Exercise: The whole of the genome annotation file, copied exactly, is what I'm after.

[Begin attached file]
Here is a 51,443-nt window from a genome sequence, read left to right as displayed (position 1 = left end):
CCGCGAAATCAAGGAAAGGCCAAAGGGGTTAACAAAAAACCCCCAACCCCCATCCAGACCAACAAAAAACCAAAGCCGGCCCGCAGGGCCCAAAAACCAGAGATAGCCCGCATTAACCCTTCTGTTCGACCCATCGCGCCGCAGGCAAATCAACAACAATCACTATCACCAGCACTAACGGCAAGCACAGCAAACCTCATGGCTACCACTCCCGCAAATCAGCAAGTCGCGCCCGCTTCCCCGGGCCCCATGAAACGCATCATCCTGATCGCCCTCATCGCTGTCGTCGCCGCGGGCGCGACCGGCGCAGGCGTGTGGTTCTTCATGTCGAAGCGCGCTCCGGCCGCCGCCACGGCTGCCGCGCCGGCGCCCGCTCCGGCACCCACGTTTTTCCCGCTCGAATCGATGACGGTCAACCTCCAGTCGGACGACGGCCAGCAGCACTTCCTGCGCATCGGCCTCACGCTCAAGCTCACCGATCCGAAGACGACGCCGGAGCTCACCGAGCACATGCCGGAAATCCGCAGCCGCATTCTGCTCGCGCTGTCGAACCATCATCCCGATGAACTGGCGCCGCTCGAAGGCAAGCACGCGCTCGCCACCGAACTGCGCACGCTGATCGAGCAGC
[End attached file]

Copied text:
Here is a 51,443-nt window from a genome sequence, read left to right as displayed (position 1 = left end):
CCGCGAAATCAAGGAAAGGCCAAAGGGGTTAACAAAAAACCCCCAACCCCCATCCAGACCAACAAAAAACCAAAGCCGGCCCGCAGGGCCCAAAAACCAGAGATAGCCCGCATTAACCCTTCTGTTCGACCCATCGCGCCGCAGGCAAATCAACAACAATCACTATCACCAGCACTAACGGCAAGCACAGCAAACCTCATGGCTACCACTCCCGCAAATCAGCAAGTCGCGCCCGCTTCCCCGGGCCCCATGAAACGCATCATCCTGATCGCCCTCATCGCTGTCGTCGCCGCGGGCGCGACCGGCGCAGGCGTGTGGTTCTTCATGTCGAAGCGCGCTCCGGCCGCCGCCACGGCTGCCGCGCCGGCGCCCGCTCCGGCACCCACGTTTTTCCCGCTCGAATCGATGACGGTCAACCTCCAGTCGGACGACGGCCAGCAGCACTTCCTGCGCATCGGCCTCACGCTCAAGCTCACCGATCCGAAGACGACGCCGGAGCTCACCGAGCACATGCCGGAAATCCGCAGCCGCATTCTGCTCGCGCTGTCGAACCATCATCCCGATGAACTGGCGCCGCTCGAAGGCAAGCACGCGCTCGCCACCGAACTGCGCACGCTGATCGAGCAGC